Also working on the farm are their three grown children Eric, Becky, and Jesse Perkins, daughter-in-law Jonnah Perkins, and neighbor Casey Ryan. They also have seasonal employees who work from April to October, including a crew of Cambodian Americans who settled in Madison in the 1980s after the Vietnam War.
Jonnah, who is the systems administrator and creative manager for the farm, described the relationship between the consumers and farmers in CSAs. "The member is trusting us that we are going to be growing high-quality food, a nice variety of food, and then the relationship is that they are eating what we're harvesting," she said. "It's just a great, cyclical relationship of trust and providing what can grow here in Wisconsin."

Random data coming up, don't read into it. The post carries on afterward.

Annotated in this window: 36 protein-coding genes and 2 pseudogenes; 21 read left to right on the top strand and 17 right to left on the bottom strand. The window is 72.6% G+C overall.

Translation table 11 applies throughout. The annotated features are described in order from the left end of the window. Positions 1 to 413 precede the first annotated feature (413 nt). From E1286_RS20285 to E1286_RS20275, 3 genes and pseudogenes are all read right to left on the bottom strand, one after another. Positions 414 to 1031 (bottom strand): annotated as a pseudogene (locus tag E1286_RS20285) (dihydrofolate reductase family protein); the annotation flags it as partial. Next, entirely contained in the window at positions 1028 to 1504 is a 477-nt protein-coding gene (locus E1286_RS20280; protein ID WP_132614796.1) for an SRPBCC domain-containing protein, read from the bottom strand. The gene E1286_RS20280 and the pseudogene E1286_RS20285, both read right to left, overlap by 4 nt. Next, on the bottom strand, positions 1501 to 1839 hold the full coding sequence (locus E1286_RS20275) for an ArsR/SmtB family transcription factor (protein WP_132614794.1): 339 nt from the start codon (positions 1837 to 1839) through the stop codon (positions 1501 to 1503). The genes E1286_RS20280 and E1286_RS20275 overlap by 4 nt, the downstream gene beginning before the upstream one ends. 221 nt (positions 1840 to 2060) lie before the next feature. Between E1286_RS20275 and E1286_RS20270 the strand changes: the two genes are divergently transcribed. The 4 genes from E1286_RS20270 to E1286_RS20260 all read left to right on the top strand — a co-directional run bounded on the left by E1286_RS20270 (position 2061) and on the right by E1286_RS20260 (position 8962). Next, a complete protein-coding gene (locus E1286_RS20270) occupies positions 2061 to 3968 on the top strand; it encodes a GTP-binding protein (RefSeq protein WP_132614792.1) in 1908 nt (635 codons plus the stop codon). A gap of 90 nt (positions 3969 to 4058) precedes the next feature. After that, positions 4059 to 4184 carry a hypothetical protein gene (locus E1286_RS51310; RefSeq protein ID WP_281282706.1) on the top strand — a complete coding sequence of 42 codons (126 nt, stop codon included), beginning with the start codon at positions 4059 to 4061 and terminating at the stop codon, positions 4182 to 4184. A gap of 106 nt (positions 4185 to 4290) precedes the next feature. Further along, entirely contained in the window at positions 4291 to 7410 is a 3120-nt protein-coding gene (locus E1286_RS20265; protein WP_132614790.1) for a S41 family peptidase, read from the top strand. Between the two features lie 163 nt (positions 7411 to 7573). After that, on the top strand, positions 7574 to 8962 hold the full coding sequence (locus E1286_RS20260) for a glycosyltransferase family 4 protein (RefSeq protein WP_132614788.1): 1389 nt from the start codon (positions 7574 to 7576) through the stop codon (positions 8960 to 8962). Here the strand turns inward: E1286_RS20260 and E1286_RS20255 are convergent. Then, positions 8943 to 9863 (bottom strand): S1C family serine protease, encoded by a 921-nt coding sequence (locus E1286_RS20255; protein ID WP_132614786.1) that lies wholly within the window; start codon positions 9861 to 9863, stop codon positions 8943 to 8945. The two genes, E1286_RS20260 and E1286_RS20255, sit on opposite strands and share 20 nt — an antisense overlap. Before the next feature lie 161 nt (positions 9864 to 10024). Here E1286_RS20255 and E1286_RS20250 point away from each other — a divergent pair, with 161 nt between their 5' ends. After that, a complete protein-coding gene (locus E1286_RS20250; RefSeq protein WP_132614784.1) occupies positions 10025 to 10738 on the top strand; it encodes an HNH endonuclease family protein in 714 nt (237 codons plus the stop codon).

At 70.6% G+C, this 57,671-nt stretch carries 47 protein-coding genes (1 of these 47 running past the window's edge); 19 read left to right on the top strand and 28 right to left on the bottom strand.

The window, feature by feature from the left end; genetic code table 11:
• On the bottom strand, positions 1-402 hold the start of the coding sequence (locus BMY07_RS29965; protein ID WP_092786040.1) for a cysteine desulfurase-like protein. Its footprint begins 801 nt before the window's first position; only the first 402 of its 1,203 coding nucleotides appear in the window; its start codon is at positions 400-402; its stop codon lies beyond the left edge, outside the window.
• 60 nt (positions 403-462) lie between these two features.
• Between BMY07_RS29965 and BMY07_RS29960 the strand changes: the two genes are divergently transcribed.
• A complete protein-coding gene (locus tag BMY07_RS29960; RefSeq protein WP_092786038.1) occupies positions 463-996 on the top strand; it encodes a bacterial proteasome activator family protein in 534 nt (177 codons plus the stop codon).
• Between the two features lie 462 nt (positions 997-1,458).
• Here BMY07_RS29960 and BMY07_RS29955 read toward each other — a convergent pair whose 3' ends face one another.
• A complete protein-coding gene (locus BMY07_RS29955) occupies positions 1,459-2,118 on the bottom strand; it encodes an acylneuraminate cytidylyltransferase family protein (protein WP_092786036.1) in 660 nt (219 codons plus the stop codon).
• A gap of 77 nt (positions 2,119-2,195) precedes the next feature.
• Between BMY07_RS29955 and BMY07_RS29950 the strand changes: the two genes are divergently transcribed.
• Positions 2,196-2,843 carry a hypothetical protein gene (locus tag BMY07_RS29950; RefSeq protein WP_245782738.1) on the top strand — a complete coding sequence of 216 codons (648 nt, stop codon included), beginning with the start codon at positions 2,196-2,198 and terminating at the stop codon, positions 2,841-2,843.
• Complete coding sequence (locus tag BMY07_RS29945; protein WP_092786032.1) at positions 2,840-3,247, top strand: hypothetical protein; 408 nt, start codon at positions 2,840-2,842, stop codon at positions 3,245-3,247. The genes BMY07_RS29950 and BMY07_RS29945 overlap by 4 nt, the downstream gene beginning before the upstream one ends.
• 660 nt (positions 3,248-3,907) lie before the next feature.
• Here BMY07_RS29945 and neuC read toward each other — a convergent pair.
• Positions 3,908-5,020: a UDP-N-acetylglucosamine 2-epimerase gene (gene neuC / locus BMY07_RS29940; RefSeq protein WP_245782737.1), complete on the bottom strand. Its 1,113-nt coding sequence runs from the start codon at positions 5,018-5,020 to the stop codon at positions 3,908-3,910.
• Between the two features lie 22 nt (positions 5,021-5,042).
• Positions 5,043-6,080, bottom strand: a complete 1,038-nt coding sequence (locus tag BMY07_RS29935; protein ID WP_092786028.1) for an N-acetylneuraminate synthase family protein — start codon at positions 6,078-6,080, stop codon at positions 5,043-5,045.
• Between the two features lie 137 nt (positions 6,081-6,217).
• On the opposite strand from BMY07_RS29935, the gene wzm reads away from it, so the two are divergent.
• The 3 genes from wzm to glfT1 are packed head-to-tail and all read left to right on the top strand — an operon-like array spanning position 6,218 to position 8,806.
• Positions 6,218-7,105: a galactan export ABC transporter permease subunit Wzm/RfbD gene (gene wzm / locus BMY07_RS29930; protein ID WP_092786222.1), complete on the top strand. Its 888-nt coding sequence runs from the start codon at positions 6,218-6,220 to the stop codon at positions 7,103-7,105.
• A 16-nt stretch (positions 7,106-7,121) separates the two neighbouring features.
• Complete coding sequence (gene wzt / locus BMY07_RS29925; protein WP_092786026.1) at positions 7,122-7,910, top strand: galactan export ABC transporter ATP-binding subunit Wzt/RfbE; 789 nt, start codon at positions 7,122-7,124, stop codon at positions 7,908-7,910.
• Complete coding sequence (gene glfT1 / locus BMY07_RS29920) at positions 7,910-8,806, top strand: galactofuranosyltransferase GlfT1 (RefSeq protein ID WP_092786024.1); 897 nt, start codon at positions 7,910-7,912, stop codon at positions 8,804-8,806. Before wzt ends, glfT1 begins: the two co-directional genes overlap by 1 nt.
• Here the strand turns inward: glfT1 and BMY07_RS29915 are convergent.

Her husband, Jesse, has been working on the farm since it started and enjoys the direct connection the farmer has with the members of the community. "You know where your food is coming from, and we know where our food is going," he said.
CSA Share Choices
Vermont Valley CSA offers several different seasonal shares for its members to choose from. "We know that everybody doesn't like the same thing or want the same frequency, and everyone isn't equally as enamored with greens or root vegetables, so what we do is we break our season up into several parts," Barb said.
The first six weeks of the "spring season" has a lot of fresh greens in May and June. While that share is nearing completion, now is a great time to sign up for the summer season. Its "bounty season" lasts from July 19 to October 18, which includes 14 weekly ($480) or 7 biweekly ($290) deliveries. "That is just loaded with all the summer crops that people know and love, and mostly know what to do with," Barb said.